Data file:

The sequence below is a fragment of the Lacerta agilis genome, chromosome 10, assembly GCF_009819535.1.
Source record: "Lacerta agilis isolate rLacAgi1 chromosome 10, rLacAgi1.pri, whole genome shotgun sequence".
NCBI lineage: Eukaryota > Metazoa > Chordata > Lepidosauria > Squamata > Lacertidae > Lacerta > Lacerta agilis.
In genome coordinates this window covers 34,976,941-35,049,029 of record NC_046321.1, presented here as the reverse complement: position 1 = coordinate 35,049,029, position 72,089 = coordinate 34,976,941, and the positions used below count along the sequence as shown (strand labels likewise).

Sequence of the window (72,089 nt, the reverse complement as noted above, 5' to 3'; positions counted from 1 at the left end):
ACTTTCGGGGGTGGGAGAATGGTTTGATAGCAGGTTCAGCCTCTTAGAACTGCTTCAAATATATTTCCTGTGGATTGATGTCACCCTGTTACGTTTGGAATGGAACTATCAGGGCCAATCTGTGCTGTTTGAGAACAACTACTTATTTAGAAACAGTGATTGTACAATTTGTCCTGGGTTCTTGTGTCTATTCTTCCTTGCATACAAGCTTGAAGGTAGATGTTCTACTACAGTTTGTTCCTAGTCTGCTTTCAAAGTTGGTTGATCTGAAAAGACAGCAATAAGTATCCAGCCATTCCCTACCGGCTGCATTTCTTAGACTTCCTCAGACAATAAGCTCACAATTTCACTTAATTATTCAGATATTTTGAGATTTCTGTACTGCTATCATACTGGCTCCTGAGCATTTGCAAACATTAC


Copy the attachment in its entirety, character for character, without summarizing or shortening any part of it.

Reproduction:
The sequence below is a fragment of the Lacerta agilis genome, chromosome 10, assembly GCF_009819535.1.
Source record: "Lacerta agilis isolate rLacAgi1 chromosome 10, rLacAgi1.pri, whole genome shotgun sequence".
NCBI lineage: Eukaryota > Metazoa > Chordata > Lepidosauria > Squamata > Lacertidae > Lacerta > Lacerta agilis.
In genome coordinates this window covers 34,976,941-35,049,029 of record NC_046321.1, presented here as the reverse complement: position 1 = coordinate 35,049,029, position 72,089 = coordinate 34,976,941, and the positions used below count along the sequence as shown (strand labels likewise).

Sequence of the window (72,089 nt, the reverse complement as noted above, 5' to 3'; positions counted from 1 at the left end):
ACTTTCGGGGGTGGGAGAATGGTTTGATAGCAGGTTCAGCCTCTTAGAACTGCTTCAAATATATTTCCTGTGGATTGATGTCACCCTGTTACGTTTGGAATGGAACTATCAGGGCCAATCTGTGCTGTTTGAGAACAACTACTTATTTAGAAACAGTGATTGTACAATTTGTCCTGGGTTCTTGTGTCTATTCTTCCTTGCATACAAGCTTGAAGGTAGATGTTCTACTACAGTTTGTTCCTAGTCTGCTTTCAAAGTTGGTTGATCTGAAAAGACAGCAATAAGTATCCAGCCATTCCCTACCGGCTGCATTTCTTAGACTTCCTCAGACAATAAGCTCACAATTTCACTTAATTATTCAGATATTTTGAGATTTCTGTACTGCTATCATACTGGCTCCTGAGCATTTGCAAACATTAC